Financial information business confirms that the insurer’s ‘future capital adequacy and the overall financial health of the group won’t be dented’ by its plans

Aviva’s £750m share buyback programme, announced last week in conjunction with the insurer’s 2021 half year financial results, is “incredibly positive” and has contributed “to a good share price bump”, according to Adam Winslow, Aviva’s chief executive of UK general insurance.

On 12 August, Aviva confirmed its plans to return at least £4bn to shareholders by June 2022 - this includes a share buyback programme of up to £750m, which commenced immediately.

Speaking to Insurance Times following the publication of Aviva’s H1 results, Winslow said the share buyback had “been very well received”, despite the UK boss’ belief that many within the market were not expecting the insurer “to announce a number” within its financial results.

In part, Winslow thinks this is because the sale of Aviva’s non-core business operations, including Aviva Vita in Italy and AvivaSA in Turkey, has gone “quicker than the market expected”.

Not all of the firm’s agreed deals have completed yet, however – Aviva said its outstanding sales are due to be completed by the end of the year. So far, Aviva has confirmed sales for eight of its businesses, raising £7.5bn.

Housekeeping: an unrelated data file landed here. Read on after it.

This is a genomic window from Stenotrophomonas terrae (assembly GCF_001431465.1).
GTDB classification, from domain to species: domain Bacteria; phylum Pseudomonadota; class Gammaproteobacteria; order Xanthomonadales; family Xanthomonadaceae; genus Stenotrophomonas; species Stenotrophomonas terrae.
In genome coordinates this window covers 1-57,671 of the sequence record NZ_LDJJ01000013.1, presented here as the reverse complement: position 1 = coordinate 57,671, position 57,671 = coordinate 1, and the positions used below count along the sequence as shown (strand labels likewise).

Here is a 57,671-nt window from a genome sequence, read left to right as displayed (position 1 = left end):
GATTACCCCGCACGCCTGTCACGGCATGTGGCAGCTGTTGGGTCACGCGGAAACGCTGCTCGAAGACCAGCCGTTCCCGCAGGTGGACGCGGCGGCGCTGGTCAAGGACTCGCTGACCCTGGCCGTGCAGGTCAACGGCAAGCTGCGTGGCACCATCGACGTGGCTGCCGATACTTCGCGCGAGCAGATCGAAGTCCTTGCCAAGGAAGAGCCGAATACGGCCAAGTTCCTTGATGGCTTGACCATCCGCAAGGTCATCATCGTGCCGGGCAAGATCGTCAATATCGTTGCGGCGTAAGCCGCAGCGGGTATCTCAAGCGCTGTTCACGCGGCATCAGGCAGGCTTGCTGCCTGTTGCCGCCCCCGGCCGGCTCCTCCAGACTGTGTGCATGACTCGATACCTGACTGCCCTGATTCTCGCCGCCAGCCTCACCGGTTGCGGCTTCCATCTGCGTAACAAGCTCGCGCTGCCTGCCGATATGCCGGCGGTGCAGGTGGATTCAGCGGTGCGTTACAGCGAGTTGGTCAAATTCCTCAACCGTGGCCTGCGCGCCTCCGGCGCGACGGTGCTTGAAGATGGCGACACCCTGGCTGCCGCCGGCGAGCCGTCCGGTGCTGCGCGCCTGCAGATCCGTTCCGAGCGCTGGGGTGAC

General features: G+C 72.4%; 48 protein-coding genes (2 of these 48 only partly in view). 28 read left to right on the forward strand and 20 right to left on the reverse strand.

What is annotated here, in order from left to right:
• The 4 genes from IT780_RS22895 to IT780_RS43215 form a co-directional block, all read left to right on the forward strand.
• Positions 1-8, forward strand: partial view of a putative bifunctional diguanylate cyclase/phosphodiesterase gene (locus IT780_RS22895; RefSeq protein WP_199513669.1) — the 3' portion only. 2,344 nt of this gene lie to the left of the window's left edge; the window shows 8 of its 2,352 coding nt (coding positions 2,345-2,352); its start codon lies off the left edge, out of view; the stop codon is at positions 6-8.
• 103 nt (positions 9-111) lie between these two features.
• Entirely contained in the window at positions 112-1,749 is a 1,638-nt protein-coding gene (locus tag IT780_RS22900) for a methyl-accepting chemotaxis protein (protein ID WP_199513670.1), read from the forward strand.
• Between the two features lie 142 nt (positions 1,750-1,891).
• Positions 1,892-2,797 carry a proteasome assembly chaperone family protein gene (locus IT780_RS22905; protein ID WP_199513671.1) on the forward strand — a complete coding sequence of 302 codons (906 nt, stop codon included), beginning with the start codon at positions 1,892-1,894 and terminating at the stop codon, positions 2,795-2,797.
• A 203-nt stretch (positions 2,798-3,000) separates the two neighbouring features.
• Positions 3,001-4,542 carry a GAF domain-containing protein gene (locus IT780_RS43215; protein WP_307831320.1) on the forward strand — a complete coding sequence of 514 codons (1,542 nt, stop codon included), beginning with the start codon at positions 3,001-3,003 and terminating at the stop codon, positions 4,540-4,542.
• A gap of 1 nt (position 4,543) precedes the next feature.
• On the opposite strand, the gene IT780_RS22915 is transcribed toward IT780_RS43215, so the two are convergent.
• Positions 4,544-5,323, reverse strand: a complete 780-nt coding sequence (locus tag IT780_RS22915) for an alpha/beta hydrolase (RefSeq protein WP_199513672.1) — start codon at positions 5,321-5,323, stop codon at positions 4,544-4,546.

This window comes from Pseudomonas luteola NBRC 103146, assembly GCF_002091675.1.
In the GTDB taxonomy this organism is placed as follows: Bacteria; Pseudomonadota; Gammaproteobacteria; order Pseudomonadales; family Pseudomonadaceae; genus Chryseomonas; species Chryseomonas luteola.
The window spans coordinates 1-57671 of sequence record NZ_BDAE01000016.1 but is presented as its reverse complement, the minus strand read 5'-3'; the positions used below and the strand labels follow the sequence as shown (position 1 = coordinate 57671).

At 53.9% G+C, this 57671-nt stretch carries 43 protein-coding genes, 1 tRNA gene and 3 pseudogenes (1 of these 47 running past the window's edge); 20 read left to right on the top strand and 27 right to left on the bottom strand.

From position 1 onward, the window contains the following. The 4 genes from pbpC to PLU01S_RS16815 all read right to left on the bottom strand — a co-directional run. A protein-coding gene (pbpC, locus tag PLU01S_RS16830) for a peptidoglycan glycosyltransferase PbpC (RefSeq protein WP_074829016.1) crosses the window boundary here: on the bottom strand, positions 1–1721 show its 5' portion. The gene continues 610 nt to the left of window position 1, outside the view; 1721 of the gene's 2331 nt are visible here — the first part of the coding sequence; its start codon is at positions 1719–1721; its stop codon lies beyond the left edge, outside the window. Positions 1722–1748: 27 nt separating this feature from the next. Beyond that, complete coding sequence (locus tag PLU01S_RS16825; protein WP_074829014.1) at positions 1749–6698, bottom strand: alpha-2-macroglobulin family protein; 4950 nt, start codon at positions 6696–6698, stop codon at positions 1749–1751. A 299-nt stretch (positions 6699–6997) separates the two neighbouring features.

Strong competitive position

According to a bulletin published by financial organisation S&P Global on 12 August, Aviva’s “future capital adequacy and the overall financial health of the group won’t be dented by its intention to return £4bn of capital to investors by mid-2022”.

It continued: “The company also announced its intention to further reduce its debt stack by about £1bn. As a result, we anticipate that Aviva’s S&P Global Ratings-adjusted leverage for 2021-2022 will average about 30%.

“The financial reorganisation follows the sale of the group’s French, Italian, Polish and other smaller operational units as part of management’s strategic focus on the group’s core business units.

“Aviva’s disciplined approach to capital management underpins our assessment of its strong capital and earnings.

“At its third quarter 2020 results, Aviva stated its intention to return any excess capital above its target solvency coverage of 160%-180% to shareholders - the return of capital announced [on 12 August] brings it closer to its target.

“Although we calculate that the return of capital will see Aviva’s capital position fall below its current excess position at the ‘AAA’ benchmark in our capital model, once the sales and reorganisation is completed, we expect the group to retain an excess of capital above our ‘AA’ range benchmark for 2021-2023.

“This is consistent with the group credit profile of ‘aa-’, given its very strong competitive position in its remaining markets.”